SBIR-STTR Award

Advanced Aircraft Parachute Recovery System
Profile last edited on: 1/14/16

Program
SBIR
Agency
NASA | LaRC
Total Award Amount
$668,356
Award Phase
2
Principal Investigator
Anthony D Kasher
Activity Indicator

Company Information

Ballistic Recovery Systems Inc (AKA:BRS AEROSPACE )

380 Airport Road
South St Paul, MN 55075
   (651) 457-7491
   info@brsparachutes.com
   www.brsparachutes.com
Multiple Locations:   
Congressional District:   02
County:   Dakota

Phase I

Phase I year
2001
Phase I Amount
$69,663
SATS is NASA's efficient personal air transportation vision. SATS airplanes must strive for higher levels of safety, speed, and comfort than small airplanes currently offer. BRS therefore proposes to develop an advanced parachute recovery system for high performance GA aircraft capable of 300-knot cruise speeds. BRS has already received FAA certification for its Cirrus Design SR-20 parachute recovery system which evolved from the BRS sport aviation products. However, heavier and faster GA aircraft will require the development of new and innovative technologies to enhance the performance, safety, reliability, and successful commercialization of an advanced parachute recovery system. First, these systems must be capable of reliable deployment in catastrophic emergencies from stall speeds to "loss of control" speeds approaching 350 knots. Secondly, the weight and volume of the systems and components is more critical to the performance and utility of GA aircraft than for recreational type aircraft and must be minimized. Finally, a steering capability for obstacle avoidance in hazardous landing areas will be investigated. These enhancements to aircraft recovery systems will be a significant step toward improving the safety of GA travel, and so have definite commercial potential.

Potential Commercial Applications:
BRS is continuing to work with Cirrus Design in Duluth, Minnesota to develop recovery systems for their aircraft. The BRS CAPS is already standard equipment on the Cirrus SR20 aircraft. and is being adapted to the SR22 aircraft, a upgraded version of the SR20. Future Cirrus aircraft include retractable landing gear versions of the SR22 and eventually larger, faster composite aircraft that will incorporate a variety of new technologies, including more efficient propulsion systems such as cost effective jet engines for GA aircraft. The Cirrus Design aircraft designs are a prime example of next generation of GA aircraft and are therefore, the ideal platform for the development of the advanced recovery system. A key component of BRS's strategic plan is to aggressively pursue relationships with as many of the currently existing and future aircraft manufacturers as possible to expand the recovery system product line for the general aviation and larger experimental aircraft markets. These markets can be a significant revenue source for BRS with the average recovery system price ranging from as low as $5,000 and up to $30,000.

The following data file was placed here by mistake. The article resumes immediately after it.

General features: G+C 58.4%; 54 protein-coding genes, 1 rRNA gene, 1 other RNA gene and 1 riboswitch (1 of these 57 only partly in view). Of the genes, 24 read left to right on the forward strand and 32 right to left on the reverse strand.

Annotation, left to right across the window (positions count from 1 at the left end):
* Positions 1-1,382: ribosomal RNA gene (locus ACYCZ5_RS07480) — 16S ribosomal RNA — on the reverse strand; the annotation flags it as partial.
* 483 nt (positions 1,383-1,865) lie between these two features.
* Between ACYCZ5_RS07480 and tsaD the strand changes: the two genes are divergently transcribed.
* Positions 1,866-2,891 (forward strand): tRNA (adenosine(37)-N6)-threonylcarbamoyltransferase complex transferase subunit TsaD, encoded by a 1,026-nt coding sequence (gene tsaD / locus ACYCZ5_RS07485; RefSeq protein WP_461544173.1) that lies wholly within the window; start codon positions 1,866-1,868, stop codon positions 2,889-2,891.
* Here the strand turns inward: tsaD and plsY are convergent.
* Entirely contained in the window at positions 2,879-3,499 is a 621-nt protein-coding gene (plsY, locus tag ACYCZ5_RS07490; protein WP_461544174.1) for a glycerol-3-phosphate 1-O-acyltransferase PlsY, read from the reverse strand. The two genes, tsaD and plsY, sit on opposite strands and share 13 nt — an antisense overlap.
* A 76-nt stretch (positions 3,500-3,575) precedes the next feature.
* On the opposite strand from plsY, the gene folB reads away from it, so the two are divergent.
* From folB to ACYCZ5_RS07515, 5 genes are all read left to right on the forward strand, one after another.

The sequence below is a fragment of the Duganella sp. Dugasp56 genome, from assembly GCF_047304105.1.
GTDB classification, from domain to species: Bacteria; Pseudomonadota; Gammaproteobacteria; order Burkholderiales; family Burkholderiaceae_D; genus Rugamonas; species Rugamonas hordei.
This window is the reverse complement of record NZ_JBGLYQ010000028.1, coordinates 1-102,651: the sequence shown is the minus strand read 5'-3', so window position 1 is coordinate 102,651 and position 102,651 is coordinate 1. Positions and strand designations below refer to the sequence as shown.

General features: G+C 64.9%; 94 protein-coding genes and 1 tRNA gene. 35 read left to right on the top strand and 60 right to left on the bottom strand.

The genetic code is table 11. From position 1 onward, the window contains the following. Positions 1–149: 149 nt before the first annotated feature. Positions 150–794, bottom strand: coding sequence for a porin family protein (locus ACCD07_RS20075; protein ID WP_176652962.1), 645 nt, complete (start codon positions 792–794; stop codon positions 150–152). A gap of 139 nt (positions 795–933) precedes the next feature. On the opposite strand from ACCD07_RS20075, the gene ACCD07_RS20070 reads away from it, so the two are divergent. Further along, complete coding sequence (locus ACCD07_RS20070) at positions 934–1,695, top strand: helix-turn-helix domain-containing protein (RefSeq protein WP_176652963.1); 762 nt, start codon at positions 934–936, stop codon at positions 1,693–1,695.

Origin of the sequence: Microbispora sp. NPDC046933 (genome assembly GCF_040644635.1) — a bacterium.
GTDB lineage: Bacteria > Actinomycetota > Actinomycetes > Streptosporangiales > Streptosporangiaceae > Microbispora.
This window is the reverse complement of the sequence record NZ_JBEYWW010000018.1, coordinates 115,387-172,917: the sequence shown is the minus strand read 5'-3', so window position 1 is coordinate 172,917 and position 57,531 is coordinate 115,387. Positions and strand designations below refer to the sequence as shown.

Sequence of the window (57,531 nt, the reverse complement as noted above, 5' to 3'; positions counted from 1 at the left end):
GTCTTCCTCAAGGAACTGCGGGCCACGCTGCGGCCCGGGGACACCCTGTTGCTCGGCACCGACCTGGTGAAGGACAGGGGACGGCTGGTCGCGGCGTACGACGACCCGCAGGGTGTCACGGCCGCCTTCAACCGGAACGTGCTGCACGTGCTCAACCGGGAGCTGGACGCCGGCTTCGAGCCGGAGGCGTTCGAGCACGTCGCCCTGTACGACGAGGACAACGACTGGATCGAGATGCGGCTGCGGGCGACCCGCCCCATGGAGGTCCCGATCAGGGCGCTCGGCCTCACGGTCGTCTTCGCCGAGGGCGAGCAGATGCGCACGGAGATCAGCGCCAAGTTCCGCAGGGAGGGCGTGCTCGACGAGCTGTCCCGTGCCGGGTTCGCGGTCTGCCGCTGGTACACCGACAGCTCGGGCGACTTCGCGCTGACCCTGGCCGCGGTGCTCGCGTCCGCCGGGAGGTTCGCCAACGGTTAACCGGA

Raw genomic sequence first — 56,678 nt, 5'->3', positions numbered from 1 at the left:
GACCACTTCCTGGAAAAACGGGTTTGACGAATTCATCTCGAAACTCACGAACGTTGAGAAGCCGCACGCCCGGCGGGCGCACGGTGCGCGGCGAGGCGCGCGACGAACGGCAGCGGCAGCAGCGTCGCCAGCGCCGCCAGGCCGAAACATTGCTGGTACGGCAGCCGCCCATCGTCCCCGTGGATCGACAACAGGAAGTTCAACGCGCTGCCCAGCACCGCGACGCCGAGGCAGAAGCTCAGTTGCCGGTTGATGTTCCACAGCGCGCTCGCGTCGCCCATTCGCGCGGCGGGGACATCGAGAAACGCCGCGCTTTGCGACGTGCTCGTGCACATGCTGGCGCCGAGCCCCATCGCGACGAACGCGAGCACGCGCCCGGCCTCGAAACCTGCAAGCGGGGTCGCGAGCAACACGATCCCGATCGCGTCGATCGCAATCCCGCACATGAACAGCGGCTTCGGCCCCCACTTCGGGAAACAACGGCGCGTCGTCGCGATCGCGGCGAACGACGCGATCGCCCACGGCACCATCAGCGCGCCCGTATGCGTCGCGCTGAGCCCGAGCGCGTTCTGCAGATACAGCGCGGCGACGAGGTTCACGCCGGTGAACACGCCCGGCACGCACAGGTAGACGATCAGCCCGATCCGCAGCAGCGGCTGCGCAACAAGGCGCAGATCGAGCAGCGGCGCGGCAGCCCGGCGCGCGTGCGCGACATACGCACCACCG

Phase II

Phase II year
2002 (last award dollars: 2002)
Phase II Amount
$598,693
SATS is NASA's efficient personal air transportation vision. SATS airplanes must strive for higher levels of safety, speed, and comfort than small airplanes currently offer. BRS proposes to explore the dynamics of parachute inflation for aircraft in this new category and develop a system that will automatically and efficiently manage the parachute deployment sequence throughout their operating envelope. A prototype system for a 5,000 lb aircraft with a speed range from 60 to 300 knots will be developed using an unmanned drop test vehicle and cargo aircraft. BRS will also work concurrently with several light jet manufacturers to define the parachute/aircraft interface requirements. These relationships are critical because it is clear that a practical emergency parachute system for this application must be an integral component of the aircraft and will require contributions from a variety of engineering disciplines. These proposed tasks ideally fit BRS's experience and capabilities.